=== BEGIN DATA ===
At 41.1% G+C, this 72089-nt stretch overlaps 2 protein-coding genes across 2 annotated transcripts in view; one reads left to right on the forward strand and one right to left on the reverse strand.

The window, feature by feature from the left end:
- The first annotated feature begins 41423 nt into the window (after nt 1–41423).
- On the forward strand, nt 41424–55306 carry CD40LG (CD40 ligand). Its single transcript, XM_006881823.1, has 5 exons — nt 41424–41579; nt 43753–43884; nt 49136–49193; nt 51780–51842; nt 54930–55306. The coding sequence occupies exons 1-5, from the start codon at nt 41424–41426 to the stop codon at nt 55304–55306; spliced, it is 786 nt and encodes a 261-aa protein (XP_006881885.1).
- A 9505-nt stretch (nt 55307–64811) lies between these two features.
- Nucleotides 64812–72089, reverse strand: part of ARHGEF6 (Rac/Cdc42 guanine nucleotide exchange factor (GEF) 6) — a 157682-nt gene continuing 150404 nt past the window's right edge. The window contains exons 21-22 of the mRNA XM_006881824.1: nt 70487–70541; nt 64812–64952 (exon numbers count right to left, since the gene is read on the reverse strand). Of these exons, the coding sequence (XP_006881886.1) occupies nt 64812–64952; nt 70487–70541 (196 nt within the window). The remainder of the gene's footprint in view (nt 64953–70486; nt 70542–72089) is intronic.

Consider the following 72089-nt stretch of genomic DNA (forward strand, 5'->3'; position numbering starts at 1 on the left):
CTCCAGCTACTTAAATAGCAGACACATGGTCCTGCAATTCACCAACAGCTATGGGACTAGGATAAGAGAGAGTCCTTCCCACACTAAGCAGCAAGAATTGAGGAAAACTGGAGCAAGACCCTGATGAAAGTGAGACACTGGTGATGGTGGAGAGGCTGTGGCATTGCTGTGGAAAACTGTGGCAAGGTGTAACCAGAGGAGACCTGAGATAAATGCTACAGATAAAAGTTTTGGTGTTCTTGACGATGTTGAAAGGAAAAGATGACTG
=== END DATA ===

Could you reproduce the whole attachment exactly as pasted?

At 41.1% G+C, this 72089-nt stretch overlaps 2 protein-coding genes across 2 annotated transcripts in view; one reads left to right on the forward strand and one right to left on the reverse strand.

The window, feature by feature from the left end:
- The first annotated feature begins 41423 nt into the window (after nt 1–41423).
- On the forward strand, nt 41424–55306 carry CD40LG (CD40 ligand). Its single transcript, XM_006881823.1, has 5 exons — nt 41424–41579; nt 43753–43884; nt 49136–49193; nt 51780–51842; nt 54930–55306. The coding sequence occupies exons 1-5, from the start codon at nt 41424–41426 to the stop codon at nt 55304–55306; spliced, it is 786 nt and encodes a 261-aa protein (XP_006881885.1).
- A 9505-nt stretch (nt 55307–64811) lies between these two features.
- Nucleotides 64812–72089, reverse strand: part of ARHGEF6 (Rac/Cdc42 guanine nucleotide exchange factor (GEF) 6) — a 157682-nt gene continuing 150404 nt past the window's right edge. The window contains exons 21-22 of the mRNA XM_006881824.1: nt 70487–70541; nt 64812–64952 (exon numbers count right to left, since the gene is read on the reverse strand). Of these exons, the coding sequence (XP_006881886.1) occupies nt 64812–64952; nt 70487–70541 (196 nt within the window). The remainder of the gene's footprint in view (nt 64953–70486; nt 70542–72089) is intronic.

Consider the following 72089-nt stretch of genomic DNA (forward strand, 5'->3'; position numbering starts at 1 on the left):
CTCCAGCTACTTAAATAGCAGACACATGGTCCTGCAATTCACCAACAGCTATGGGACTAGGATAAGAGAGAGTCCTTCCCACACTAAGCAGCAAGAATTGAGGAAAACTGGAGCAAGACCCTGATGAAAGTGAGACACTGGTGATGGTGGAGAGGCTGTGGCATTGCTGTGGAAAACTGTGGCAAGGTGTAACCAGAGGAGACCTGAGATAAATGCTACAGATAAAAGTTTTGGTGTTCTTGACGATGTTGAAAGGAAAAGATGACTG